Pete, I guess you need something to get your heart pumping to make this thing we love so much the addiction it is!!!!!
I remember wading out on some outer bars along the back beach in the dark.... getting into fish... pretty good some nights.... seeing the water still flowing out over the bar... and thinking I still had time to make it back to the beach throught the deeper cut... BUT... it took me some time to realize the tide is coming in depth wise but for ... like the first hour of the coming tide it still moves east... Talk about having your heart fall to your stomach (or even a little lower) when you step off that bar and you are OVER your waders,,...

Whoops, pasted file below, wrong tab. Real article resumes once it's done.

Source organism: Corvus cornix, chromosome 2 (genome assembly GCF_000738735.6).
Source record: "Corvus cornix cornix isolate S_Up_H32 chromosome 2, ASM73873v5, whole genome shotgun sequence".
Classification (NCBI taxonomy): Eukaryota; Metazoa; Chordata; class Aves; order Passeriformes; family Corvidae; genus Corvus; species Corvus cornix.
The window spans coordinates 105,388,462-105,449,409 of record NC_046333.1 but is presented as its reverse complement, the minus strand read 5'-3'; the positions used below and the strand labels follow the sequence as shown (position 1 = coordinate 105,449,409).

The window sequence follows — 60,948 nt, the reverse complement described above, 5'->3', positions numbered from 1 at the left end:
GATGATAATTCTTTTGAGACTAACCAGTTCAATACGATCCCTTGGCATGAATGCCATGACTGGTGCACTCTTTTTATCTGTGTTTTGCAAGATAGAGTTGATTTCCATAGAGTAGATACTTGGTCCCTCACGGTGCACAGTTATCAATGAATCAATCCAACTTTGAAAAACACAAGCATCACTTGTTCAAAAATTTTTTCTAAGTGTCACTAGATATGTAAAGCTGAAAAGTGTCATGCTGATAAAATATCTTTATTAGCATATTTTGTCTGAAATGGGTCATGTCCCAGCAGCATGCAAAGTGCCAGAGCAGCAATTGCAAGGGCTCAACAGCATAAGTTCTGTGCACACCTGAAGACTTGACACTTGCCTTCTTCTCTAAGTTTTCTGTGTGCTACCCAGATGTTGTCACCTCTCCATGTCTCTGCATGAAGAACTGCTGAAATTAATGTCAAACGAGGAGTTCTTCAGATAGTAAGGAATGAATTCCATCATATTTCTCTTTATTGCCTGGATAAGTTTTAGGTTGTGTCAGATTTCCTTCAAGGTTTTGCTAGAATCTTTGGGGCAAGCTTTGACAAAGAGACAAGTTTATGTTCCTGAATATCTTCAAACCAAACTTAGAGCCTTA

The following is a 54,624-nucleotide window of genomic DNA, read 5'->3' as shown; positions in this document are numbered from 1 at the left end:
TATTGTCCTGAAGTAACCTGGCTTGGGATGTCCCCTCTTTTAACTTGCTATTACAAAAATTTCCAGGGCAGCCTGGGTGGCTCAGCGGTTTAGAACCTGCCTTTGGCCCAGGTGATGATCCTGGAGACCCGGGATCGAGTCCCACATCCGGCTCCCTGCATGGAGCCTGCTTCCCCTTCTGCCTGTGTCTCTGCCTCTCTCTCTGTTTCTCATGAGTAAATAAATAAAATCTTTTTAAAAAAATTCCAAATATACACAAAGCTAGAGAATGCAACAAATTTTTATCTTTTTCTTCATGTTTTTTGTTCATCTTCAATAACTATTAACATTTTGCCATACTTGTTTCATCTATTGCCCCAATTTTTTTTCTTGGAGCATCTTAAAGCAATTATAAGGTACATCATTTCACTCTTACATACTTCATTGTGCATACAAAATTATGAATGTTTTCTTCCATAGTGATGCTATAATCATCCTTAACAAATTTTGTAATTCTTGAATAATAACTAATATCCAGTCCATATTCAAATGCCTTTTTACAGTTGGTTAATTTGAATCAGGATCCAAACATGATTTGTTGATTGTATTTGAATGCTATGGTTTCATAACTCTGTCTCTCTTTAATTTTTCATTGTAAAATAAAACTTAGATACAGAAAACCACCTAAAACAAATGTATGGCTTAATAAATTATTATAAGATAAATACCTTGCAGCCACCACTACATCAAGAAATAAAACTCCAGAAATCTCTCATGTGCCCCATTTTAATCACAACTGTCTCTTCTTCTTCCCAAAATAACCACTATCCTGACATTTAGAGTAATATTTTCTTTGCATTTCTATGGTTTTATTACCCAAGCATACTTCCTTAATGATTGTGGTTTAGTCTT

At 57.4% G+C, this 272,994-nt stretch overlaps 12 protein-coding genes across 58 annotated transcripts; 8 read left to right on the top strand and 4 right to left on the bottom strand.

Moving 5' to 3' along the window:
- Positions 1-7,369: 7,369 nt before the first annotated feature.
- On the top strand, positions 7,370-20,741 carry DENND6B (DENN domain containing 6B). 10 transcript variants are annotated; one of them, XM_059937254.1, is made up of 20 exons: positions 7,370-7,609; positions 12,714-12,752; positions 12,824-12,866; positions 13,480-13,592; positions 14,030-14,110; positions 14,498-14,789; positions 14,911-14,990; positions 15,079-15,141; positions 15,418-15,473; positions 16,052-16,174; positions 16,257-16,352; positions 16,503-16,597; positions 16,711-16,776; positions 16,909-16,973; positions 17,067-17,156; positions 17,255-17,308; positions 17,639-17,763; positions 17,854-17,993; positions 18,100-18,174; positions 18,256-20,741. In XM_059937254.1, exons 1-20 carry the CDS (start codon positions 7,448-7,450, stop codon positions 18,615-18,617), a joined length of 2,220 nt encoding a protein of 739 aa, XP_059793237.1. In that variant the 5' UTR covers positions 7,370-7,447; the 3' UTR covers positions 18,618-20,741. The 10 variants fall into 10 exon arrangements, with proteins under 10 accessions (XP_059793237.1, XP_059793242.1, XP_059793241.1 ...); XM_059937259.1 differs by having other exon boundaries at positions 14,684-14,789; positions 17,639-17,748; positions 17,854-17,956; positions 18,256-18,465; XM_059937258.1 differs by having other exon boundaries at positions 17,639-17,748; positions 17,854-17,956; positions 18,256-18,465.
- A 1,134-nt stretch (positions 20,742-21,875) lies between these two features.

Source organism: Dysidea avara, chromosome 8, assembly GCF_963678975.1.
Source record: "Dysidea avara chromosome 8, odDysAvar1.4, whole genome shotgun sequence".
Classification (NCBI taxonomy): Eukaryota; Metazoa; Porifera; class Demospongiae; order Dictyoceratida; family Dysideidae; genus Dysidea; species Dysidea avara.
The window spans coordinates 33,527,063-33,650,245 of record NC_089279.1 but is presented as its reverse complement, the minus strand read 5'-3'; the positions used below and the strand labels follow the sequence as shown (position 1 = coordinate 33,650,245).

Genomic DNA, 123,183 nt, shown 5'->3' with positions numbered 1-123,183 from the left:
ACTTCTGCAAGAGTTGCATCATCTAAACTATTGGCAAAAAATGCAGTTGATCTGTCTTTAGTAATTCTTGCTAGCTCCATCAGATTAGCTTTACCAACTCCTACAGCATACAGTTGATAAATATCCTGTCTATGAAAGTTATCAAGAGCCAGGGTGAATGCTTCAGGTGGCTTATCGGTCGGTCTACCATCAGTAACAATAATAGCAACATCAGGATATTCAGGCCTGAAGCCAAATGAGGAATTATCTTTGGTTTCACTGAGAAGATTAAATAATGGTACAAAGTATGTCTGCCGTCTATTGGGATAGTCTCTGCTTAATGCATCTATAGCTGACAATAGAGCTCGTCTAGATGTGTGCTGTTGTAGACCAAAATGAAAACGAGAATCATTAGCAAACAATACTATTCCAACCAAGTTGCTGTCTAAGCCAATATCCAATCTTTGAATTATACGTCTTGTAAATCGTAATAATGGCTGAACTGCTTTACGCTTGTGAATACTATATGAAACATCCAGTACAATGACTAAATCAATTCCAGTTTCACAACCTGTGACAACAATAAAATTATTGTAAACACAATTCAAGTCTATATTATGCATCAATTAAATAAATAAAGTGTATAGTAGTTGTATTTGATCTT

I would say,that was a good experience you had so early in the season of the new milleneum... it will make it be a safer one,thats for sure. Glad it worked out good for you!!!
PS: Isn't there a horn or something to warn fishermen of the release of water from the dam?
I think there is closer to the dam, but we were 3-4 miles downstream from there. We think it was an unscheduled release, as I'm sure there would have been some kyackers out there if it was planned. It did come up quick, and they were really letting some water out, probably in anticipation of the rain tonight. That little voice in my head should have put two and two together when I saw the sticks floating by when it just began to rise.